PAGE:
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Nick Bowling pleads no contest to manslaughter in 2016 sober living death of Frank Rogers

Recovery community grapples with outcome

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Nick Bowling, aka Nick James.

Nicholas James Bowling, who had been facing murder charges in the slaying of Frank Rogers at an Echo Park sober living home on July 8, 2016, pleaded no contest Wednesday to a reduced charge of voluntary manslaughter, his attorney West Hollywood Mayor Pro Tem John Duran told the Los Angeles Blade in an email.

Bowling, aka Nick James, who was potentially facing a life term, will be “returned to the community in less than one year,” according to a Facebook entry Duran posted Wednesday in which Duran called the matter “a very difficult manslaughter case.”

James, 29, and Rogers, 48, both well-known members of the LA recovery community and, according to some, on-again, off-again boyfriends, became involved in what police at the time described as a “domestic dispute” at the facility where James was living. The dispute allegedly ended with James putting Rogers into a chokehold, resulting in Rogers’ death.

Rogers worked “in a sales capacity at a law firm” in LA, according to KTLA’s Dave Mecham.

James has struggled with substance abuse for years and had apparently been in and out of various rehab facilities and sober living homes around LA at the time of Rogers’s death.

Video still from ABC7 report of 2012 police car hijacking crash in which James lost both legs. (Courtesy ABC7)

James had also had several run-ins with the law before the Rogers incident. Most notably, in August 2012, James stole an LAPD police cruiser and crashed it into a Starbuck’s, an accident that cost James both his legs, according to the LA Times. Public records also show an arrest for suspicion of domestic violence in Feb. 2012 and a drug possession guilty plea that same year.

James was able to plead to a lesser charge “due to many diminishing circumstances,” Duran wrote in his Facebook post. James “received [a] low term of 3 years,” Duran told the Los Angeles Blade. “He has been in custody for almost 2 years already.”

Frank Rogers. (Photo Rogers’ Facebook)

Asked to describe the “diminishing circumstances,” Duran wrote: “There were issues around the deceased being the aggressor and Nick having to defend himself. Nick used a ‘sleeper’ chokehold to subdue his roommate. Unfortunately, it resulted in his tragic death.”

A source familiar with the case elaborated, saying that there was a video taken in the sober living home outdoor courtyard by a housemate, who later testified at James’ preliminary hearing. The video shows James, who wears two prosthetic legs, trying to escape after being attacked by Rogers, who pushed him down and reportedly called him a “fucking legless loser.”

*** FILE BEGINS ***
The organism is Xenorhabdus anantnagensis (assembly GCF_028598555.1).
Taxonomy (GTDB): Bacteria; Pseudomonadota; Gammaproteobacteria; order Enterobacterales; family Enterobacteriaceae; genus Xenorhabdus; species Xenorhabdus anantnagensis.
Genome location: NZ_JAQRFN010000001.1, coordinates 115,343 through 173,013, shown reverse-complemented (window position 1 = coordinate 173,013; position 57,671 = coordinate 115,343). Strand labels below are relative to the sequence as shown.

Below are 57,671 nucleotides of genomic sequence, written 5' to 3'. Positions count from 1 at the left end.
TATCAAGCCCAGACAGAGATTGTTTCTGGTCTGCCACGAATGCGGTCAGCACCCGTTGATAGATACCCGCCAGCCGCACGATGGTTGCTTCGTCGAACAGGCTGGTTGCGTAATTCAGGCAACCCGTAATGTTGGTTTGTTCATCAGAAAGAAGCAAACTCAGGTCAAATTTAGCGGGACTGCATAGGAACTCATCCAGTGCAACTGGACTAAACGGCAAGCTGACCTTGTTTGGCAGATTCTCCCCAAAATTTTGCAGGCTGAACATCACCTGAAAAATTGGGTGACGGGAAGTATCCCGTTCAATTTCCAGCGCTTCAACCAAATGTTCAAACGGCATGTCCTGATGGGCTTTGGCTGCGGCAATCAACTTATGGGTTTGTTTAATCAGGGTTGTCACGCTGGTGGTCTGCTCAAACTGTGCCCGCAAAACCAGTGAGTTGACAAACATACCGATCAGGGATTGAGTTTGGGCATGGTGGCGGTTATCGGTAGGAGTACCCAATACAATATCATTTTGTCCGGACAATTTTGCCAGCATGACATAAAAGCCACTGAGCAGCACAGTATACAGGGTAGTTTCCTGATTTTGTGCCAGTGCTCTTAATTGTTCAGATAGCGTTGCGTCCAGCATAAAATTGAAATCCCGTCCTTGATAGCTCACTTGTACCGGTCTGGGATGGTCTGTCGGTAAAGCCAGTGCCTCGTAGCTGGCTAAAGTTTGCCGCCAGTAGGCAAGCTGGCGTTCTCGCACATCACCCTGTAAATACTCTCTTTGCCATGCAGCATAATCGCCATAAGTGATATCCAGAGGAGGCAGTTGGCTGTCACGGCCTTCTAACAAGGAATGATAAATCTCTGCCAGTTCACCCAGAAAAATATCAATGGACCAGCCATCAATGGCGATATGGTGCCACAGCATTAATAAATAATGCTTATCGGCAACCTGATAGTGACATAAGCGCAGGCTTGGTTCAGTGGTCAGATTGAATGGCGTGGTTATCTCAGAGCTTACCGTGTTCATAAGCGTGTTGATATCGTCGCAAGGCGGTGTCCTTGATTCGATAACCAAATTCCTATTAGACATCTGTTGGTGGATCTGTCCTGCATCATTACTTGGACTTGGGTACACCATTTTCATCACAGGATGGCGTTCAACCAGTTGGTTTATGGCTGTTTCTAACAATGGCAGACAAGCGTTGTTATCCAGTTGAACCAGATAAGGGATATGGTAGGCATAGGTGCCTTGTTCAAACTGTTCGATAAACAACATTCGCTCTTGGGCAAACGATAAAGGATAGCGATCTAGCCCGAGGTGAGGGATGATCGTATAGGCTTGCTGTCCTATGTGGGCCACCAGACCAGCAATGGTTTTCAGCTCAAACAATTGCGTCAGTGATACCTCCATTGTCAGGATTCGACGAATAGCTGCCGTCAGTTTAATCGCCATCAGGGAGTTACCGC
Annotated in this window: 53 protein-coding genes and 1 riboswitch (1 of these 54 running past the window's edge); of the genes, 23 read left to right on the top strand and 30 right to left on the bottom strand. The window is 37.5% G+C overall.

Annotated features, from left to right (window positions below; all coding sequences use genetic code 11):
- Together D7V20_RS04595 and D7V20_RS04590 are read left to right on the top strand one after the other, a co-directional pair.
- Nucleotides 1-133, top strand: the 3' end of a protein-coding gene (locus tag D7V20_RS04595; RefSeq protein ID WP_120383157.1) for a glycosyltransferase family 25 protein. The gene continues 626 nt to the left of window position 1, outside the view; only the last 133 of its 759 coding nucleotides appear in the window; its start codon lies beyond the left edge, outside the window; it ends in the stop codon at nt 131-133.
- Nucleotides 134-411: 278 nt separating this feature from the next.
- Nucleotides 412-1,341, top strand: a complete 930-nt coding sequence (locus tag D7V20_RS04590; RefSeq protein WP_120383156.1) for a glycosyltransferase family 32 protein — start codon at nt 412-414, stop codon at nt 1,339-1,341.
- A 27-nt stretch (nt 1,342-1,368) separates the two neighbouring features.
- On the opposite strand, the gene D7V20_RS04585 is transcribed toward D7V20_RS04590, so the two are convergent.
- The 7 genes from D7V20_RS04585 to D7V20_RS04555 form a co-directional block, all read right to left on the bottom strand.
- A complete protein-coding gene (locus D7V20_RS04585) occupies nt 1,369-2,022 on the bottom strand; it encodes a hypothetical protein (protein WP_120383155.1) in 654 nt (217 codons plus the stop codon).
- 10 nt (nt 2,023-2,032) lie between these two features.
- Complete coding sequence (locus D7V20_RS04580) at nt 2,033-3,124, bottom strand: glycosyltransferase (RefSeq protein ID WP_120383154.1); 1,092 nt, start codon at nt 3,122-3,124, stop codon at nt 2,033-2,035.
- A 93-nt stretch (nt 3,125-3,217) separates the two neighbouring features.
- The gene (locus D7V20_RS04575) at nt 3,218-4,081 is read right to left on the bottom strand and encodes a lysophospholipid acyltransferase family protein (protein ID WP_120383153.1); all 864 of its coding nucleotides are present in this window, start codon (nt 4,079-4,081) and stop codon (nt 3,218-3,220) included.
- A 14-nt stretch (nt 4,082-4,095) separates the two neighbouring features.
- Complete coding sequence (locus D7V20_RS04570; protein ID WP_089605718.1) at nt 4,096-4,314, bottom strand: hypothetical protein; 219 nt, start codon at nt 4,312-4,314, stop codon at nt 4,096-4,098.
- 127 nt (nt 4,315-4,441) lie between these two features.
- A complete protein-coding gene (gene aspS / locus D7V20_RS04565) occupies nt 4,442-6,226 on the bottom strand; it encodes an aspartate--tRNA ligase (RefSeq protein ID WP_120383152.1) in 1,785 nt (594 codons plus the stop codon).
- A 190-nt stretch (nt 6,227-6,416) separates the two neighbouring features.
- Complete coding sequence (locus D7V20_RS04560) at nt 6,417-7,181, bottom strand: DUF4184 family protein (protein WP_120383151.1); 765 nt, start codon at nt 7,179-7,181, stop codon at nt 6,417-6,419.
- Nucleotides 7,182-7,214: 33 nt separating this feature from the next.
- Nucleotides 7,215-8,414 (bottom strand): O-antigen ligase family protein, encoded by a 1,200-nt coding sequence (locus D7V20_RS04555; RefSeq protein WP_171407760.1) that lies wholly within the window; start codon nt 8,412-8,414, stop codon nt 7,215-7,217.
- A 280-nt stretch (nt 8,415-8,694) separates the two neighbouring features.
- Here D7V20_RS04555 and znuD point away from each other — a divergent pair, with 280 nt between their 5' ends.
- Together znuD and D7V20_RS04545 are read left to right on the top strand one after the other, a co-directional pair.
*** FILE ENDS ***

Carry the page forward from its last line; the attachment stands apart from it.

Rogers’ death occurred later, inside the home, with only James and Rogers present. It was not videotaped. There was evidence of controlled substances in Rogers’ blood, but no evidence that James was under the influence, according to the Los Angeles Blade’s source.

Reaction to James’ plea deal has been varied. David Vandervelde, Executive Director at Awakening Recovery, described on its Facebook page as “A Non-Profit Structured Recovery Home in West LA,” was identified in Duran’s Facebook post as among those “who stayed close to Nick during this difficult period in his life.” Vandervelde, who told the Los Angeles Blade in a phone interview that he was friendly with Rogers but “much closer to Nick as a friend,” said he “had a lot of mixed feelings” but was “happy that the case is resolved.” He believes that “justice was served in the case” because “from what I’ve seen and what I’ve heard, [Rogers’] death was unintentional—even though I believe it was determined that Nick caused it or contributed to it. And so it never really seemed like a Murder-2 case to me. It seemed more like a manslaughter case if it was proved that he did contribute to it.”

The bottom line, Vandervelde said, is that “it’s a tragic situation” and that he feels “terribly for Nick’s family and for Frank’s family that this ended the way it did.”

Responses to Duran’s Facebook post ran the gamut. On one end of the spectrum were comments such as, “I couldn’t be happier for our boy Nick,” and “Best news of the day. Love Nick.” On the other side were such remarks as “the celebratory tone of some of these comments is extremely insensitive and disrespectful considering the fact that someone was killed,” and “I am glad he got legal representation, but from what I have read, he should spend a long time in prison. It is never OK to strangle anyone, sober or not.”